12. Chew NWS, Lee GKH, Tan BYQ, Jing M, Goh Y, Ngiam NJH, et al. A multinational, multicentre study on the psychological outcomes and associated physical symptoms amongst healthcare workers during COVID-19 outbreak. Brain Behav Immun (2020). doi: 10.1016/j.bbi.2020.04.049

CrossRef Full Text | Google Scholar

13. Ni MY, Yao XI, Leung KSM, Yau C, Leung CMC, Lun P, et al. Depression and post-traumatic stress during major social unrest in Hong Kong: a 10-year prospective cohort study. Lancet (2012) 395(10220):273–284. doi: 10.1016/S0140-6736(19)33160-5

CrossRef Full Text | Google Scholar

14. Choy G. Hong Kong happiness declaines, survey shows, with quality of life sinking and ‘alarming’ results for mental health amid protest crisis. South China Morning Post (2019).

Google Scholar

15. Cook TM. Personal protective equipment during the COVID-19 pandemic - a narrative review. Anaesthesia (2020) 75(7):920–7. doi: 10.1111/anae.15071

PubMed Abstract | CrossRef Full Text | Google Scholar

16. Wilson AN, Ravaldi C, Scoullar MJL, Vogel JP, Szabo RA, Fisher JRW, et al. Caring for the carers: Ensuring the provision of quality maternity care during a global pandemic. Women Birth (2020). doi: 10.1016/j.wombi.2020.03.011

CrossRef Full Text | Google Scholar

17. Livingston E, Desai A, Berkwits M. Sourcing Personal Protective Equipment During the COVID-19 Pandemic. JAMA (2020) 323(19):1912–4. doi: 10.1001/jama.2020.5317

CrossRef Full Text | Google Scholar

18. Rubino S, Kelvin N, Bermejo-Martin JF, Kelvin D. As COVID-19 cases, deaths and fatality rates surge in Italy, underlying causes require investigation. J Infect Dev Ctries (2020) 14(3):265–7. doi: 10.3855/jidc.12734

PubMed Abstract | CrossRef Full Text | Google Scholar

19. Wu YC, Chen CS, Chan YJ. The outbreak of COVID-19: An overview. J Chin Med Assoc (2020) 83(3):217–20. doi: 10.1097/JCMA.0000000000000270

PubMed Abstract | CrossRef Full Text | Google Scholar

20. Lau JT, Kim JH, Tsui HY, Griffiths S. Perceptions related to bird-to-human avian influenza, influenza vaccination, and use of face mask. Infection (2008) 36(5):434–43. doi: 10.1007/s15010-008-7277-y

PubMed Abstract | CrossRef Full Text | Google Scholar

21. Cummings KM, Jette AM, Brock BM, Haefner DP. Psychosocial determinants of immunization behavior in a swine influenza campaign. Med Care (1979) 17(6):639. doi: 10.1097/00005650-197906000-00008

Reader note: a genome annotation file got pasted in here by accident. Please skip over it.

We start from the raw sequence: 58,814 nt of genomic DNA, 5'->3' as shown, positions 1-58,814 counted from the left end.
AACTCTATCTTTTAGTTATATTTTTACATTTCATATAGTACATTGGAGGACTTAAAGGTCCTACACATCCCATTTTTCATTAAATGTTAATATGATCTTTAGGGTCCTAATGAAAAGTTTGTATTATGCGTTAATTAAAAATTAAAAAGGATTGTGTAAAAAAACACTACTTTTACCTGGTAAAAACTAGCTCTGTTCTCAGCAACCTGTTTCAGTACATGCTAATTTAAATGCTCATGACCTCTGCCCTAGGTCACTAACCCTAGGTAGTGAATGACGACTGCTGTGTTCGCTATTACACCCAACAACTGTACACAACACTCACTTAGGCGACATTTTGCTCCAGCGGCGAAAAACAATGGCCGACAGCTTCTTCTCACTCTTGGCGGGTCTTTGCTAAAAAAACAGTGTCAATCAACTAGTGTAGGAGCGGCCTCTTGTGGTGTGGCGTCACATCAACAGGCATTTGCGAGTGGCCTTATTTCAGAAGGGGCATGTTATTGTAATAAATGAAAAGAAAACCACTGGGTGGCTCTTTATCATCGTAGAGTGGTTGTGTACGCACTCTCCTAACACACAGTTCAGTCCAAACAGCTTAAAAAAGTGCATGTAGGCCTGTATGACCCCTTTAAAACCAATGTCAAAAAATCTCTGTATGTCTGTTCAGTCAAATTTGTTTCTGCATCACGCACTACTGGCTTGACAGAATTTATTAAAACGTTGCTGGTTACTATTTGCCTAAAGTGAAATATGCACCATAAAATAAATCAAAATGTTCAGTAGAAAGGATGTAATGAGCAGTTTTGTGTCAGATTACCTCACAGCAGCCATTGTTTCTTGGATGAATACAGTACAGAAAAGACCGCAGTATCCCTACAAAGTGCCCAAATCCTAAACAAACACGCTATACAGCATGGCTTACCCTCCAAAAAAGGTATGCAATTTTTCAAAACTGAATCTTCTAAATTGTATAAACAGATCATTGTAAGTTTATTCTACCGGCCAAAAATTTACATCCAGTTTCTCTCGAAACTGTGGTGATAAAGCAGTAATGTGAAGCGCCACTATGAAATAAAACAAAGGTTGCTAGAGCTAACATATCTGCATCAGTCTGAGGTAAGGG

PubMed Abstract | CrossRef Full Text | Google Scholar

22. Koster EH, Fox E, MacLeod C. Introduction to the special section on cognitive bias modification in emotional disorders. J Abnorm Psychol (2009) 118(1):1–4. doi: 10.1037/a0014379

PubMed Abstract | CrossRef Full Text | Google Scholar

23. Hofmann SG, Asnaani A, Vonk IJ, Sawyer AT, Fang A. The Efficacy of Cognitive Behavioral Therapy: A Review of Meta-analyses. Cognit Ther Res (2012) 36(5):427–40. doi: 10.1007/s10608-012-9476-1

PubMed Abstract | CrossRef Full Text | Google Scholar

24. Ruotsalainen JH, Verbeek JH, Marine A, Serra C. Preventing occupational stress in healthcare workers. Cochrane Database Syst Rev (2015) (4):CD002892. doi: 10.1002/14651858.CD002892.pub5

PubMed Abstract | CrossRef Full Text | Google Scholar

25. Kang L, Ma S, Chen M, Yang J, Wang Y, Li R, et al. Impact on mental health and perceptions of psychological care among medical and nursing staff in Wuhan during the 2019 novel coronavirus disease outbreak: A cross-sectional study. Brain Behav Immun (2020) 87:11–7. doi: 10.1016/j.bbi.2020.03.028

PubMed Abstract | CrossRef Full Text | Google Scholar

26. Wang C, Pan R, Wan X, Tan Y, Xu L, Ho CS, et al. Immediate Psychological Responses and Associated Factors during the Initial Stage of the 2019 Coronavirus Disease (COVID-19) Epidemic among the General Population in China. Int J Environ Res Public Health (2020) 17(5):1729. doi: 10.3390/ijerph17051729

CrossRef Full Text | Google Scholar

27. Barton C, Effing TW, Cafarella P. Social Support and Social Networks in COPD: A Scoping Review. COPD (2015) 12(6):690–702. 10.3109/15412555.2015.1008691

PubMed Abstract | CrossRef Full Text | Google Scholar

Keywords: COVID-19, depression, healthcare workers, perceived vulnerability, personal protective equipment

Citation: Lam SC, Arora T, Grey I, Suen LKP, Huang EY-z, Li D and Lam KBH (2020) Perceived Risk and Protection From Infection and Depressive Symptoms Among Healthcare Workers in Mainland China and Hong Kong During COVID-19. Front. Psychiatry 11:686. doi: 10.3389/fpsyt.2020.00686

Received: 25 May 2020; Accepted: 30 June 2020;
Published: 15 July 2020.

Edited by:

Ursula Werneke, Umeå University, Sweden

Reviewed by:

Michael Grady Wheaton, Columbia University, United States
Roger C. Ho, National University of Singapore, Singapore

Copyright © 2020 Lam, Arora, Grey, Suen, Huang, Li and Lam. This is an open-access article distributed under the terms of the Creative Commons Attribution License (CC BY). The use, distribution or reproduction in other forums is permitted, provided the original author(s) and the copyright owner(s) are credited and that the original publication in this journal is cited, in accordance with accepted academic practice. No use, distribution or reproduction is permitted which does not comply with these terms.

*Correspondence: Kin Bong Hubert Lam, hubert.lam@ndph.ox.ac.uk

These authors have contributed equally to this work